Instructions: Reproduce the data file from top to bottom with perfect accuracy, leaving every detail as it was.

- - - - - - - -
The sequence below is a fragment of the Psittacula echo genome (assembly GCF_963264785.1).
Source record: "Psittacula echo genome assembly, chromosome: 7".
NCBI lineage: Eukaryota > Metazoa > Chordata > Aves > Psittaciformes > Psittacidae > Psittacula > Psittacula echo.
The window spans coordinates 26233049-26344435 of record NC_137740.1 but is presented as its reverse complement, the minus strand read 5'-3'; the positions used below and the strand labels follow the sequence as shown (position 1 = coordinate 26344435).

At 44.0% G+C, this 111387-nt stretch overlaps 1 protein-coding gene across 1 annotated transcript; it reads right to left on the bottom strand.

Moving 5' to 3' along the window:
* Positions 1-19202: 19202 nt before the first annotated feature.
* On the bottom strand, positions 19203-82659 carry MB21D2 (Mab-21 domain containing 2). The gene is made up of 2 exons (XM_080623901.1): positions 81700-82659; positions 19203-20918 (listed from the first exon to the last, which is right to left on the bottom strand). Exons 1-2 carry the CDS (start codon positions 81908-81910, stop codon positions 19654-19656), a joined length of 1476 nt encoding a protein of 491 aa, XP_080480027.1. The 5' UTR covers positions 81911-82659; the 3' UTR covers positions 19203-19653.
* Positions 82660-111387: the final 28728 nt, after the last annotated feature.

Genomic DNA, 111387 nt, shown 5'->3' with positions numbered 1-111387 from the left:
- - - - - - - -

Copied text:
The sequence below is a fragment of the Psittacula echo genome (assembly GCF_963264785.1).
Source record: "Psittacula echo genome assembly, chromosome: 7".
NCBI lineage: Eukaryota > Metazoa > Chordata > Aves > Psittaciformes > Psittacidae > Psittacula > Psittacula echo.
The window spans coordinates 26233049-26344435 of record NC_137740.1 but is presented as its reverse complement, the minus strand read 5'-3'; the positions used below and the strand labels follow the sequence as shown (position 1 = coordinate 26344435).

At 44.0% G+C, this 111387-nt stretch overlaps 1 protein-coding gene across 1 annotated transcript; it reads right to left on the bottom strand.

Moving 5' to 3' along the window:
* Positions 1-19202: 19202 nt before the first annotated feature.
* On the bottom strand, positions 19203-82659 carry MB21D2 (Mab-21 domain containing 2). The gene is made up of 2 exons (XM_080623901.1): positions 81700-82659; positions 19203-20918 (listed from the first exon to the last, which is right to left on the bottom strand). Exons 1-2 carry the CDS (start codon positions 81908-81910, stop codon positions 19654-19656), a joined length of 1476 nt encoding a protein of 491 aa, XP_080480027.1. The 5' UTR covers positions 81911-82659; the 3' UTR covers positions 19203-19653.
* Positions 82660-111387: the final 28728 nt, after the last annotated feature.

Genomic DNA, 111387 nt, shown 5'->3' with positions numbered 1-111387 from the left: